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Friday, April 18, 2014

Repatriation sought for overstaying worker in coma

A nonresident from China found overstaying in the CNMI since July 2005 and ordered to be deported in February 2010 has cost the government hospital some $1.5 million in medical services as of December 2012 for self-inflicted injuries that put him in a coma, said a lawmaker who is now asking for help with the worker’s repatriation.

Rep. Antonio Agulto (IR-Saipan), chairman of the House Health and Welfare Committee, wants the help of U.S. Ambassador to China Gary F. Locke in repatriating Jing Zhi Quiang to China.

Agulto said the repatriation to Quiang’s home country is needed because the Commonwealth Health Center can no longer provide further care because of limited resources.

“All attempts to obtain assistance for Mr. Quiang such as contacting local Chinese organizations to include the Chinese Association, the Chinese Consulate, his family, and former employers have been unsuccessful. CHC feels that it has done all it can for Mr. Quiang and the time has now come to establish official contact with the People’s Republic of China for purposes of arranging for the transport of Mr. Quiang to China,” Agulto said in his House Joint Resolution 18-3, which the House is expected to act on in today’s session.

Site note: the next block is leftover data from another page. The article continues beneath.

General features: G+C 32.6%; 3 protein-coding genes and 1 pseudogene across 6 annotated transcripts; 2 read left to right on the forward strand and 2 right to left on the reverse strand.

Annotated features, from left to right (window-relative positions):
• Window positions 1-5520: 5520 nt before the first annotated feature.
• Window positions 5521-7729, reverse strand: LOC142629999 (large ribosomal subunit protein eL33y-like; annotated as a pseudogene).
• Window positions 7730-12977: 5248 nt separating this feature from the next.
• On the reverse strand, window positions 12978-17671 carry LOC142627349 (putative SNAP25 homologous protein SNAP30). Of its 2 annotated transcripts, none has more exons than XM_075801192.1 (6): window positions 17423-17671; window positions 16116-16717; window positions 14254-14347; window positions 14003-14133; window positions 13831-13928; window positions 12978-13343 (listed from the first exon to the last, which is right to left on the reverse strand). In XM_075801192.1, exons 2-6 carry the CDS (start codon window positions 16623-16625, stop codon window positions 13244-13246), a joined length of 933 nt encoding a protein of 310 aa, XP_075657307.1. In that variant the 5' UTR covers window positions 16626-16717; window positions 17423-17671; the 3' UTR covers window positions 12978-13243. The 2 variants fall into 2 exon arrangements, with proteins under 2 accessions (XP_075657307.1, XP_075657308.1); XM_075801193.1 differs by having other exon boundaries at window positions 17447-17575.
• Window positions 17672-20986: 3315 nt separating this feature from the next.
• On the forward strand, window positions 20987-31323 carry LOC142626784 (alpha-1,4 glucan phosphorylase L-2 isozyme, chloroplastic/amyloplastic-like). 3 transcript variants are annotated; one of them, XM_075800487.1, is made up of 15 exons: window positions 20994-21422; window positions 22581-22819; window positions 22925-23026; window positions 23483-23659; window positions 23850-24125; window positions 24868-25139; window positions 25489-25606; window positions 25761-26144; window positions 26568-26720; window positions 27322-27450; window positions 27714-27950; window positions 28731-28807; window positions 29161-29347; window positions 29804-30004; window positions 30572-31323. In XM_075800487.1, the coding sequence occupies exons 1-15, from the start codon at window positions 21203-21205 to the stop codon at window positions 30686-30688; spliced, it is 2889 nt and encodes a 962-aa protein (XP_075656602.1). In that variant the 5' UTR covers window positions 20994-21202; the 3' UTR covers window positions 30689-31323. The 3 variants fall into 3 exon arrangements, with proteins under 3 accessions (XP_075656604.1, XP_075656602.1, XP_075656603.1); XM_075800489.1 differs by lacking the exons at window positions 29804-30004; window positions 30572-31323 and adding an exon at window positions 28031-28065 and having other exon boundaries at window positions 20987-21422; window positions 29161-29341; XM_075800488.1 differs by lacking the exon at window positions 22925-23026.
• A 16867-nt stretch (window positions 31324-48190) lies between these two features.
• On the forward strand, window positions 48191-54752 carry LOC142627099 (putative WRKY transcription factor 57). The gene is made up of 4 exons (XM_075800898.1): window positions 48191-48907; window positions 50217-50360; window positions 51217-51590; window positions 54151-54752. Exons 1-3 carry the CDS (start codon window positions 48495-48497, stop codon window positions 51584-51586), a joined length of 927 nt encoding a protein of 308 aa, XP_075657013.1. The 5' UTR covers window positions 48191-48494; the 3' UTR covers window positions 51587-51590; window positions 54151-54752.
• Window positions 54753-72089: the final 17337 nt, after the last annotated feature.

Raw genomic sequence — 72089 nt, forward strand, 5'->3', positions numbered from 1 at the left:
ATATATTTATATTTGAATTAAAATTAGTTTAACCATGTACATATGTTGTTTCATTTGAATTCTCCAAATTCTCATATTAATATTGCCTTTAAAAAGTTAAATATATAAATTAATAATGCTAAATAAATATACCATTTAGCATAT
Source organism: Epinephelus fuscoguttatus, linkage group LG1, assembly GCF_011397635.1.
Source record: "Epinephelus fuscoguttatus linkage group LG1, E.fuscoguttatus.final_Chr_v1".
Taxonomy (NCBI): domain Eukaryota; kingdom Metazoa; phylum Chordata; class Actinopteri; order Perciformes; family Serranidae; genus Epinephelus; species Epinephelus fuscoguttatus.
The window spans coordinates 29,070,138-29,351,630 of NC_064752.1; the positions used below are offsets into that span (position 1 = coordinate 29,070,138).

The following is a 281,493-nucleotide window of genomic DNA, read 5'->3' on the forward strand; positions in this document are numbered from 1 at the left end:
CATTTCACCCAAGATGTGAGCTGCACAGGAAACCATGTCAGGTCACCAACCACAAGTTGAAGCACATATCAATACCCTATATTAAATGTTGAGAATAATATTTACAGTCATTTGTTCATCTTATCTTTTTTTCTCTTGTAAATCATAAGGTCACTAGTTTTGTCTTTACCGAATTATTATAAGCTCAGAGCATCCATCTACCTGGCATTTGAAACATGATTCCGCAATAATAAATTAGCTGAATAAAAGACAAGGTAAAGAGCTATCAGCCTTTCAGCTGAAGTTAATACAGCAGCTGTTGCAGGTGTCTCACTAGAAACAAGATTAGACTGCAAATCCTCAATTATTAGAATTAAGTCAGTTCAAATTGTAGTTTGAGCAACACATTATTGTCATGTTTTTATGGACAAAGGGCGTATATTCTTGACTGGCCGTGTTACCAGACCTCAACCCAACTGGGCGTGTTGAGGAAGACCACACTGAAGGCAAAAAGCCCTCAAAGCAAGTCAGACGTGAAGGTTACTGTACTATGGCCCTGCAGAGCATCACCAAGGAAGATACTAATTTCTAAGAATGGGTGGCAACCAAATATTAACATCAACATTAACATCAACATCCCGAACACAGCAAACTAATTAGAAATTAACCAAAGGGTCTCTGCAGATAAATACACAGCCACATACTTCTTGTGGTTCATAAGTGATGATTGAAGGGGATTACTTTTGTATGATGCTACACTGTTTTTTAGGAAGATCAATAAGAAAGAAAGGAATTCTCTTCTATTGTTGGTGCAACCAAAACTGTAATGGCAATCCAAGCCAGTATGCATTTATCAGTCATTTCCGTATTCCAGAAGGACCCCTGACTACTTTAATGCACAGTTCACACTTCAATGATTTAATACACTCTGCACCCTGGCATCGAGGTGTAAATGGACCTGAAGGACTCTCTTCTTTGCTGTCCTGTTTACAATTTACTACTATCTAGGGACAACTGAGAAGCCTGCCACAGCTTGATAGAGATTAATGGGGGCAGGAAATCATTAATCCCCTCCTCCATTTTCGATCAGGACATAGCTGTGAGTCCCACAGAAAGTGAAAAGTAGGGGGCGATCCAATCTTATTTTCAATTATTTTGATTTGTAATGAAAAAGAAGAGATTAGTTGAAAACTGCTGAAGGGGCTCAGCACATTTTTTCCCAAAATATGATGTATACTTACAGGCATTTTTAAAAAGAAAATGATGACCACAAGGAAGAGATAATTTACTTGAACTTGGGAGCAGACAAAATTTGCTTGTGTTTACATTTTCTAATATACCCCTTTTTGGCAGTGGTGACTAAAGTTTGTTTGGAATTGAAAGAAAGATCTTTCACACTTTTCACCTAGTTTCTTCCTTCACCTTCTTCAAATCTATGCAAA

Senate President Ralph Torres (R-Saipan) said he was also asked by CHC for assistance in Quiang’s case when he was chairman of the Senate Committee on Health.

Torres said yesterday that he as an individual member of the Senate supports Agulto’s joint resolution asking the U.S. ambassador’s help in having Quiang repatriated.

Agulto said Quiang, a Chinese national, was found overstaying in the CNMI since July 2005. The freshman lawmaker said Quiang was ordered to be deported in February 2010.

Quiang, according to the lawmaker, has been hospitalized at CHC since February 2010 “because of injuries that he inflicted upon himself which were so severe that he fell into a coma.”

The Health and Welfare Committee chairman said CHC has spent some $1.5 million as of December 2012 for Quiang’s medical care, medicine, and medical supplies.

“CHC is no longer able to afford to provide free medical services, medicine, and supplies to Mr. Quiang due to extremely limited resources,” Agulto added.

CHC is one of critical agencies lacking funding. It has been under a state of emergency.

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